This might help. A "bow" wheel under the strings is in continuous rotation, pumped by a sewing machine type drive, and the strings are lowered to touch the wheel, resulting in sound.
 
2013-11-18 05:58:04 PM

ZMugg: Farking viola organistas, how do they work?

[i0.kym-cdn.com image 640x359]

*Watches video*

The question remains.


Yep.... Sounds cool, but really BFD, until I see how it works.
 
2013-11-18 06:13:00 PM
From Wikipedia:

In 2004, a modern reconstruction of the viola organista by Akio Obuchi was used in a concert in Genoa, Italy.

So, not quite the *first* time in modern history.  Still pretty uncommon though.
 
2013-11-18 06:41:11 PM
Google image search reveals that it seems to work like a hurdy gurdy.
There are rosined wheels inside providing the bowing action, but I am still unclear about how the notes are sounded or muted.
 
2013-11-18 06:45:50 PM

Theaetetus: Samsquantch: I wish the video better explained how it works.  It looks like the strings are strung across something that looks similar to a cello bridge, but no explanation of the action.  Is it a hammer or bow mechanism?  It sounds bowed, but I can't imagine how you could get a machine to do that correctly.  Anyone who has ever tried to play a stringed instrument that is bowed will tell you that proper bowing technique is difficult to master and requires a deft and subtle touch.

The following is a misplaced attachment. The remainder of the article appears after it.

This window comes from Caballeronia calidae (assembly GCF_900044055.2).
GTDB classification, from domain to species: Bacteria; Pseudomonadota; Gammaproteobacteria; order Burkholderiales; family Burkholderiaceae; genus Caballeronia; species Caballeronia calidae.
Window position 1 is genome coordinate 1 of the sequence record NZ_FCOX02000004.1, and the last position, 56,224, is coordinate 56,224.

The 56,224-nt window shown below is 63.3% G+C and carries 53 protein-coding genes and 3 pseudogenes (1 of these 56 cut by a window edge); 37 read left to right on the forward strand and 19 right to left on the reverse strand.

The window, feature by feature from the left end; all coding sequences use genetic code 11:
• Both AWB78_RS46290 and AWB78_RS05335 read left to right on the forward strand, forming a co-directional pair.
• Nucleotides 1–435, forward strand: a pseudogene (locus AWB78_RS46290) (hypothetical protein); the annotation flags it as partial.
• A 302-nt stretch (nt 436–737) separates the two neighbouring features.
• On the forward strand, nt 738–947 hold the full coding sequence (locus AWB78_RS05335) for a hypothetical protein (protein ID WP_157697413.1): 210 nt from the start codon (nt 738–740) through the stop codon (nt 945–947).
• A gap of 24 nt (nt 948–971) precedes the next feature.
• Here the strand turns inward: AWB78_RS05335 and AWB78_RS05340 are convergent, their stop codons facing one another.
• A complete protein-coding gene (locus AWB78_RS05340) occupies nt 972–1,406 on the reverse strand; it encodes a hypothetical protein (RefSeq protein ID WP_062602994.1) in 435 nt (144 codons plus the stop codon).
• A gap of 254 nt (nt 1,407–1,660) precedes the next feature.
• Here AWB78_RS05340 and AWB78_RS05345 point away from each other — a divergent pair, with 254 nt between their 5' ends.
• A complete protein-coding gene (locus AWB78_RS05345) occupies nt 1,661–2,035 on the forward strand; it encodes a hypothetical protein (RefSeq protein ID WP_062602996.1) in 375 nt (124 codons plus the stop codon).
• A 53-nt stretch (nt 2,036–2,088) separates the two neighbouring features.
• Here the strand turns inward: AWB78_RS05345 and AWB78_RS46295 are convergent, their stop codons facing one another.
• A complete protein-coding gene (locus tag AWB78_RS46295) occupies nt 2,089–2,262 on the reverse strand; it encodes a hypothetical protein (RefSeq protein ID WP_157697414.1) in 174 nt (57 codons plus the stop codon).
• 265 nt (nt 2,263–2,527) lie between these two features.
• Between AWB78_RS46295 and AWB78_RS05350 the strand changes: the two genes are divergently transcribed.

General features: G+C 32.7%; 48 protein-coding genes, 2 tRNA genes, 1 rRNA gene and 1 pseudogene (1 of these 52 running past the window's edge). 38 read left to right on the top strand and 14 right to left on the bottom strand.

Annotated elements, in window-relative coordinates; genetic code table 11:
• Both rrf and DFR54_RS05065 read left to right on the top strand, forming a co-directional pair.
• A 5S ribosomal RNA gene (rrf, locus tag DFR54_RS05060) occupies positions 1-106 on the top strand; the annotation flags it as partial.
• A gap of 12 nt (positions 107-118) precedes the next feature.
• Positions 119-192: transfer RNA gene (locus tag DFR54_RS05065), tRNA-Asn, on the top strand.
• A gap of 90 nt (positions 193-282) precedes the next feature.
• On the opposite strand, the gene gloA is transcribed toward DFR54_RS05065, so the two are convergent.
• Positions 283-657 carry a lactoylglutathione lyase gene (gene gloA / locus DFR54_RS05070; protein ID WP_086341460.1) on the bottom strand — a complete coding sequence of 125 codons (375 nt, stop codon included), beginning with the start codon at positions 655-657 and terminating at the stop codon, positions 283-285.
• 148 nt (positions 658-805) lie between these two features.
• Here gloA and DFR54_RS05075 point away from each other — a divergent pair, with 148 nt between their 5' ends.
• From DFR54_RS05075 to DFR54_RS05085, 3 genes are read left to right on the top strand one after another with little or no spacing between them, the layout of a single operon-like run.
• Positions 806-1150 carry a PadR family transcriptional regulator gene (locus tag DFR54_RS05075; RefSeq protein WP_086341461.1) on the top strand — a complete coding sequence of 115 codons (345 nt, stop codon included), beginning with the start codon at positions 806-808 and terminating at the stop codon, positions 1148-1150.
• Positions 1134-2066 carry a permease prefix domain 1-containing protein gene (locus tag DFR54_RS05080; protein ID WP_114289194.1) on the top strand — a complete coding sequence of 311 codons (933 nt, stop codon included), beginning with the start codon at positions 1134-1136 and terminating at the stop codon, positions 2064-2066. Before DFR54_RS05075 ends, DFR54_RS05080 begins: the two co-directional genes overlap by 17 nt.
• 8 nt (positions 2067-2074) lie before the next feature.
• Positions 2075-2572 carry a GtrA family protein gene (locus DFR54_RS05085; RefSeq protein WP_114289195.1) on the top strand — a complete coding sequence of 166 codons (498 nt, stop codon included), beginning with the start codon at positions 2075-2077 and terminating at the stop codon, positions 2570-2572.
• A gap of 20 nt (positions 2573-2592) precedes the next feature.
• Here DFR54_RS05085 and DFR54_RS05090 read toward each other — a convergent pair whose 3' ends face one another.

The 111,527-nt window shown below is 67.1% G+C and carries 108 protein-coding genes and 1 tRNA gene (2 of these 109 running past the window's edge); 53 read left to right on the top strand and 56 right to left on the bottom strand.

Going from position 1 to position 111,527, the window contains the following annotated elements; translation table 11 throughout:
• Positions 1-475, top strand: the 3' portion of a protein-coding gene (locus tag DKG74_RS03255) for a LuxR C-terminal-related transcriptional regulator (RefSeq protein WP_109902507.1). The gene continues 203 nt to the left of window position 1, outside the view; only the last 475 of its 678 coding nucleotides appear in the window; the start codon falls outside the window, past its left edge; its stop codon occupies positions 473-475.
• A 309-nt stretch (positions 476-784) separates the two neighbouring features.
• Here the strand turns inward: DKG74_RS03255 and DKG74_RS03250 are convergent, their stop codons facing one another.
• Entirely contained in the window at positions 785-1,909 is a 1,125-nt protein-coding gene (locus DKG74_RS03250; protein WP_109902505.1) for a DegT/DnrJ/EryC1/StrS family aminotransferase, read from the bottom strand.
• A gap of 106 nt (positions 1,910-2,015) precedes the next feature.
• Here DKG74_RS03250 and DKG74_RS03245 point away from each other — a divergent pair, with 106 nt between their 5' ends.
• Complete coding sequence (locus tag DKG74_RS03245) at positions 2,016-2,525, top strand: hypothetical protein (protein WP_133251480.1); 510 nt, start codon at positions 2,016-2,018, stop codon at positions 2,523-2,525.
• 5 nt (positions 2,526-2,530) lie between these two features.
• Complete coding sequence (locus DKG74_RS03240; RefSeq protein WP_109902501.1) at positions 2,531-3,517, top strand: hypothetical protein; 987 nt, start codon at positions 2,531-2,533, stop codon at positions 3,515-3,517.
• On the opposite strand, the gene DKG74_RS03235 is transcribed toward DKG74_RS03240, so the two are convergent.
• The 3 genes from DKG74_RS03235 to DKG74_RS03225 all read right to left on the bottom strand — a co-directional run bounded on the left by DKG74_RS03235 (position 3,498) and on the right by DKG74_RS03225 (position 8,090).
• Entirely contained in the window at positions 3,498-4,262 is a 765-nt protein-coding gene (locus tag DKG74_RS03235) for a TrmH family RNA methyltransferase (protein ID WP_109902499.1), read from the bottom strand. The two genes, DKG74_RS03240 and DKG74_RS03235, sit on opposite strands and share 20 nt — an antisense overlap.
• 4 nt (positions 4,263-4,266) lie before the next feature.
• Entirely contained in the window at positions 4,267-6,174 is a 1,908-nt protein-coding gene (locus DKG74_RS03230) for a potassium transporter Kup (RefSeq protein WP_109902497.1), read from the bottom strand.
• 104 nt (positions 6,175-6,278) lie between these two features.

This might help. A "bow" wheel under the strings is in continuous rotation, pumped by a sewing machine type drive, and the strings are lowered to touch the wheel, resulting in sound.


So, hurdy gurdy-ish, then.
 
2013-11-18 06:59:09 PM

Samsquantch: I wish the video better explained how it works.  It looks like the strings are strung across something that looks similar to a cello bridge, but no explanation of the action.  Is it a hammer or bow mechanism?  It sounds bowed, but I can't imagine how you could get a machine to do that correctly.  Anyone who has ever tried to play a stringed instrument that is bowed will tell you that proper bowing technique is difficult to master and requires a deft and subtle touch.


I wish the video had been filmed and edited by somebody with half a brain. Egads, that was terrible.

The only way they could have made it worse would be if they did it vertically.

Still shots of the inside of the instrument, while music is playing... why on EARTH would anybody want to, I dunno... maybe see the thing in ACTION while it is playing? Why were there seemingly random blackouts of the video? Why were we treated to so many shots of the ceiling? How about a few shots of his hands as they played?
 
2013-11-18 07:41:51 PM

dahmers love zombie: Original blueprints by Bergholdt Stuttley Johnson.


What a bloody stupid name.
 
2013-11-18 08:11:33 PM
rather novel toy, too bad we didn't expand on his war machines instead...
 
2013-11-18 09:15:41 PM
Theaetetus:

This might help. A "bow" wheel under the strings is in continuous rotation, pumped by a sewing machine type drive, and the strings are lowered to touch the wheel, resulting in sound.
Mills Novelty Company, in the early 1900's, made a player violin/piano combo, called the Violano-Virtuoso.  It is quite a machine to see in action:

http://www.youtube.com/watch?v=8kN8KOutWXg
 
2013-11-18 09:21:00 PM

Thosw: dahmers love zombie: Original blueprints by Bergholdt Stuttley Johnson.

What a bloody stupid name.


It's pronounced "Throatwarbler Mangrove", I believe.
 
2013-11-18 10:05:53 PM
sure, it can bow the strings, but i wonder if the player presses a key how long the sound would last?